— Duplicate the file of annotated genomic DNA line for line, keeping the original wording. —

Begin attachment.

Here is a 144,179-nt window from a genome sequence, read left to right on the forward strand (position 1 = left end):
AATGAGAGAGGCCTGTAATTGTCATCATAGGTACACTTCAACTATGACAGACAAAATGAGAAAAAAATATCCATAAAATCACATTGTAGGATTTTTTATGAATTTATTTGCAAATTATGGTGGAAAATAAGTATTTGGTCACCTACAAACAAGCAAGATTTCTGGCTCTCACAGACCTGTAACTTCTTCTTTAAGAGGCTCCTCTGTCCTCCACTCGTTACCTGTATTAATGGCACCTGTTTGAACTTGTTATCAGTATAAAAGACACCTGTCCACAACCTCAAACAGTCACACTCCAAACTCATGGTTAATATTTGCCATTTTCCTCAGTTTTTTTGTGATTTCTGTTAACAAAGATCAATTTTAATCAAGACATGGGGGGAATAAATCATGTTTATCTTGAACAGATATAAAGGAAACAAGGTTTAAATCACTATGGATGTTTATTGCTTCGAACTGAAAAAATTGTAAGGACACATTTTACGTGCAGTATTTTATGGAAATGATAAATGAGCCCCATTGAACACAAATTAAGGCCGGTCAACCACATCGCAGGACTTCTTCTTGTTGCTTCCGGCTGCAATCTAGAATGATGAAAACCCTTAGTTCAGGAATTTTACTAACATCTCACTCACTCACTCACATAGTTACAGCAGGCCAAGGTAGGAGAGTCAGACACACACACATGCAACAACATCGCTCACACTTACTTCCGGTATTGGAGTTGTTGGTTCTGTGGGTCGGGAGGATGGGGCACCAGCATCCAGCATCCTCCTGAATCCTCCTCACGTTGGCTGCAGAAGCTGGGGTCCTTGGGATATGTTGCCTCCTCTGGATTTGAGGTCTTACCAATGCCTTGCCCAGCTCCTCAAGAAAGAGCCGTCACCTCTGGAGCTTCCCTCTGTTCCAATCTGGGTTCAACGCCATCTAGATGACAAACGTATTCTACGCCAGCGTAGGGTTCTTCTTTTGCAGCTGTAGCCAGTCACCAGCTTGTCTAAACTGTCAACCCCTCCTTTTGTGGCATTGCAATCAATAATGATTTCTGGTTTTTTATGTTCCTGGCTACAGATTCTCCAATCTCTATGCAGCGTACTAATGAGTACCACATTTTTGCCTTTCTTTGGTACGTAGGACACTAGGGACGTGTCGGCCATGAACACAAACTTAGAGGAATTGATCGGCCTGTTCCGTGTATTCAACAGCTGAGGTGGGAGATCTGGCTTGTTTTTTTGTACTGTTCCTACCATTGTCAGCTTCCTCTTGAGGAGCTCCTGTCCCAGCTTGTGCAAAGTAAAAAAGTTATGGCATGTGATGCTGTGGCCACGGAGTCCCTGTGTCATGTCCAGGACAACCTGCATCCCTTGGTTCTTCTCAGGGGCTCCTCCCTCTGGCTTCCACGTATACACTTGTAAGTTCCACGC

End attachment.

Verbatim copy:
Here is a 144,179-nt window from a genome sequence, read left to right on the forward strand (position 1 = left end):
AATGAGAGAGGCCTGTAATTGTCATCATAGGTACACTTCAACTATGACAGACAAAATGAGAAAAAAATATCCATAAAATCACATTGTAGGATTTTTTATGAATTTATTTGCAAATTATGGTGGAAAATAAGTATTTGGTCACCTACAAACAAGCAAGATTTCTGGCTCTCACAGACCTGTAACTTCTTCTTTAAGAGGCTCCTCTGTCCTCCACTCGTTACCTGTATTAATGGCACCTGTTTGAACTTGTTATCAGTATAAAAGACACCTGTCCACAACCTCAAACAGTCACACTCCAAACTCATGGTTAATATTTGCCATTTTCCTCAGTTTTTTTGTGATTTCTGTTAACAAAGATCAATTTTAATCAAGACATGGGGGGAATAAATCATGTTTATCTTGAACAGATATAAAGGAAACAAGGTTTAAATCACTATGGATGTTTATTGCTTCGAACTGAAAAAATTGTAAGGACACATTTTACGTGCAGTATTTTATGGAAATGATAAATGAGCCCCATTGAACACAAATTAAGGCCGGTCAACCACATCGCAGGACTTCTTCTTGTTGCTTCCGGCTGCAATCTAGAATGATGAAAACCCTTAGTTCAGGAATTTTACTAACATCTCACTCACTCACTCACATAGTTACAGCAGGCCAAGGTAGGAGAGTCAGACACACACACATGCAACAACATCGCTCACACTTACTTCCGGTATTGGAGTTGTTGGTTCTGTGGGTCGGGAGGATGGGGCACCAGCATCCAGCATCCTCCTGAATCCTCCTCACGTTGGCTGCAGAAGCTGGGGTCCTTGGGATATGTTGCCTCCTCTGGATTTGAGGTCTTACCAATGCCTTGCCCAGCTCCTCAAGAAAGAGCCGTCACCTCTGGAGCTTCCCTCTGTTCCAATCTGGGTTCAACGCCATCTAGATGACAAACGTATTCTACGCCAGCGTAGGGTTCTTCTTTTGCAGCTGTAGCCAGTCACCAGCTTGTCTAAACTGTCAACCCCTCCTTTTGTGGCATTGCAATCAATAATGATTTCTGGTTTTTTATGTTCCTGGCTACAGATTCTCCAATCTCTATGCAGCGTACTAATGAGTACCACATTTTTGCCTTTCTTTGGTACGTAGGACACTAGGGACGTGTCGGCCATGAACACAAACTTAGAGGAATTGATCGGCCTGTTCCGTGTATTCAACAGCTGAGGTGGGAGATCTGGCTTGTTTTTTTGTACTGTTCCTACCATTGTCAGCTTCCTCTTGAGGAGCTCCTGTCCCAGCTTGTGCAAAGTAAAAAAGTTATGGCATGTGATGCTGTGGCCACGGAGTCCCTGTGTCATGTCCAGGACAACCTGCATCCCTTGGTTCTTCTCAGGGGCTCCTCCCTCTGGCTTCCACGTATACACTTGTAAGTTCCACGC